What’s at stake: The Big Data enthusiasts compare it to a revolution. For the agnostic observer, it is interesting to move beyond this general and somewhat speculative discussion and get a sense of what these massive quantities of information produced by and about people, things, and their interactions can and cannot do. In a previous review, we discussed recent applications of Big Data in the field of social science research. In this review, we consider whether and how Big Data can help complement and refine official statistics and offer ways to develop alternative measures of welfare.
Big Data: revolution or evolution?
The Big Data enthusiasts call it a revolution. In 2008, Joseph Hellerstein called it the “industrial revolution of data”. Eric Brynjolsson and Andrew McAfee consider that the massive amounts of real-time data can be tracked to improve everything from websites to delivery route is the innovation story of our time. Alex (Sandy) Pentland writes that we can now use these “little data breadcrumbs” that individuals leave behind to move beyond averages and aggregates to learn more about individual behavior and networks. Ben Bernanke made a similar point in a recent speech (HT Miles Kimball) outlining that exclusive attention to aggregate numbers is likely to paint an incomplete picture of what many individuals are experiencing.
Gary King notes that Big Data is not about the data but about data analytics and paradigmatic shifts. Patrick Wolfe compares current attempts to build models of human behaviour on the basis of Big Data to the standardization of physical goods in the Industrial Revolution. Gary King says that while the data deluge does not make the scientific method obsolete, as Chris Anderson wrote in 2008, but shifts the balance between theory and empirics toward empirics in a big way.
Danah Boyd warns, however, that Big Data enhances the risk of apophenia – seeing meaningful patterns and connections where none exists. Kate Crawford cautions that relying on Big Data alone without recognizing hidden biases may provide a distorted picture while not changing the fundamental difference between correlation and causation. Danah Boyd and Kate Crawford as well as Martin Hilberg make an interesting point about the emergence of a new digital divide along data analytics capacities.
Big Data and official statistics
Big Data is relevant to the production, relevance and reliability of key official statistics such as GDP and inflation.
Michael Horrigan, the head of the Bureau of Labor Statistics (BLS) Office of Prices and Living Conditions, provides a definition that helps clarify where the border lies between Big Data and traditional data. Big Data are non-sampled data that are characterized by the creation of databases from electronic sources whose primary purpose is something other than statistical inference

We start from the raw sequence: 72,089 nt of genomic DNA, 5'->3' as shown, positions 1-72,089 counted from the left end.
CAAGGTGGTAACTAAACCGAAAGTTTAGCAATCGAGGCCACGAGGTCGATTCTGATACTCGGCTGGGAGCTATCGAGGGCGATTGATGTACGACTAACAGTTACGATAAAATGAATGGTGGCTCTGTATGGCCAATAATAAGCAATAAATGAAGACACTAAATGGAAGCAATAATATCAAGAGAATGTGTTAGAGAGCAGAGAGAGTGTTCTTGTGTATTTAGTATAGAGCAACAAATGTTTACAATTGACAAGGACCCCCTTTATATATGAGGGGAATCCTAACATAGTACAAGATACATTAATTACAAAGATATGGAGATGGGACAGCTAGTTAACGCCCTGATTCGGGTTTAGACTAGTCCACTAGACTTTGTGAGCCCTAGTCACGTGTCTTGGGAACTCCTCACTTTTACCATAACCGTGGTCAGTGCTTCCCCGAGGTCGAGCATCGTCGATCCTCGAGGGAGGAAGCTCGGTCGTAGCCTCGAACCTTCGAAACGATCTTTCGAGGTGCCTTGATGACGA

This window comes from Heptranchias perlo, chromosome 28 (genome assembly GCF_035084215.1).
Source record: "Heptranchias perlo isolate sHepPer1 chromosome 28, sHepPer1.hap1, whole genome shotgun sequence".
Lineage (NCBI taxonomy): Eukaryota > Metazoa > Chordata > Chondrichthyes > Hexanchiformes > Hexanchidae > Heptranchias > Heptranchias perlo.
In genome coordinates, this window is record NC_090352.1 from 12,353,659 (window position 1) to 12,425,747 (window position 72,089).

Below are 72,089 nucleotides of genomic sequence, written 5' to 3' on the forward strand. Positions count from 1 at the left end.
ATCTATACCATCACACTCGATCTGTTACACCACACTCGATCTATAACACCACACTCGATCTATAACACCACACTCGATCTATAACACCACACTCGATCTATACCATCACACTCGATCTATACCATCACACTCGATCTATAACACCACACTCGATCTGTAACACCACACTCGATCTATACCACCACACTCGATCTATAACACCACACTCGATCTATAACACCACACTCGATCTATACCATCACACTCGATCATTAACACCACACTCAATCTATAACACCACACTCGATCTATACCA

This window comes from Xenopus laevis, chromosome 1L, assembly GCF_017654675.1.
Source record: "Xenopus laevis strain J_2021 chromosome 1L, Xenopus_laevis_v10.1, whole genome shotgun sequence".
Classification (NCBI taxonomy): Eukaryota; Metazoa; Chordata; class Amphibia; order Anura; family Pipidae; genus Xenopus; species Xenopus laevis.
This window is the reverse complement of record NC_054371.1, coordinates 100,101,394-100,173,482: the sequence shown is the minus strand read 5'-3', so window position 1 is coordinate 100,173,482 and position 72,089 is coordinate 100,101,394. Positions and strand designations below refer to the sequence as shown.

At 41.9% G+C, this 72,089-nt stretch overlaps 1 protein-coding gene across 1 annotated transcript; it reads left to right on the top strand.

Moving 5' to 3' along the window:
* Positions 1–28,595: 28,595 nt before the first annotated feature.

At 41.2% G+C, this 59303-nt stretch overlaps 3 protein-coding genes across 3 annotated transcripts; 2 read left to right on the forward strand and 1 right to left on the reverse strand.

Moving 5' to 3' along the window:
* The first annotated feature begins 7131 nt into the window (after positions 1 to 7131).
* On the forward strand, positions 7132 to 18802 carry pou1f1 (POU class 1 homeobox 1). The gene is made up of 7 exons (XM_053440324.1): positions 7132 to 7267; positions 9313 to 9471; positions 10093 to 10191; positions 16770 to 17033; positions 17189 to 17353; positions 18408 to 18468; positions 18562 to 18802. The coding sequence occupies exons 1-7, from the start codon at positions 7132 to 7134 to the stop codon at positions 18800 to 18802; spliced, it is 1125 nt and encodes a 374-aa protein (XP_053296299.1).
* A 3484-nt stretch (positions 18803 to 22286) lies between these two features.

Source: Michael Horrigan
Big Data are already increasingly used to produce or complement official statistics in several advanced economies. Michael W. Horrigan, the head of the Bureau of Labor Statistics (BLS) Office of Prices and Living Conditions, describes how the BLS is already heavily relying on a large array of non-official data including corporate data to refine official economic statistics. These innovations draw on insights and web-scrapping techniques from the Billion Prices Project to track inflation in real-time, the ‘nowcasting’ research techniques developed by Hal Varian on the basis of Google searches, and the research from Matthew Shapiro that use data from Twitter accounts in a model to predict the level of initial claims for unemployment insurance. The Financial Times also reports how Maurizio Luisi and Alessandro Beber are using Big Data techniques—news mining and sentiment analysis—to build a “real-time growth index” to assess the relative strength of economic news in context and to give a snapshot of growth across leading economies.
The need for more timely and sensitive measures of economic activity in an increasingly volatile economic environment was made especially clear during the Great Recession. A recent IMF paper (Quarterly GDP Revisions in G-20 Countries: Evidence from the 2008 Financial Crisis) discussed by Menzie Chinn documents how compilation systems of quarterly GDP in most advanced countries are well designed to keep track of an economy on a steady path of growth, but are less suited for fully picking up large swings in economic activity in real-time. Early estimates of quarterly GDP become less reliable with increased economic volatility, typically requiring ex post downward post revisions during recessions and upward revisions during expansions. Brent Moulton and Dennis Fixler of the BEA note that the total revision of 2008Q4 US GDP from advance to latest is the largest downward GDP revision on record.
Marcelo Guigale writes that similar innovations could be observed in developing countries where official statistics can be several years old. Pointing to the fact that Africans should not have to wait for a decade after a survey is fielded to adjust their country’s GDP or estimate poverty numbers, Wolgang Fengler argues that poor countries can leapfrog in the process with estimates built on the basis of Big Data. This may contribute to fixing what World Bank Chief Economist for Africa Shanta Devarajan refers to as the continent’s “statistical tragedy”. In Indonesia, joint research by the UN Global Pulse team and Crimson Hexagon found that conversation about rice on Twitter could help monitor food prices with surprising accuracy.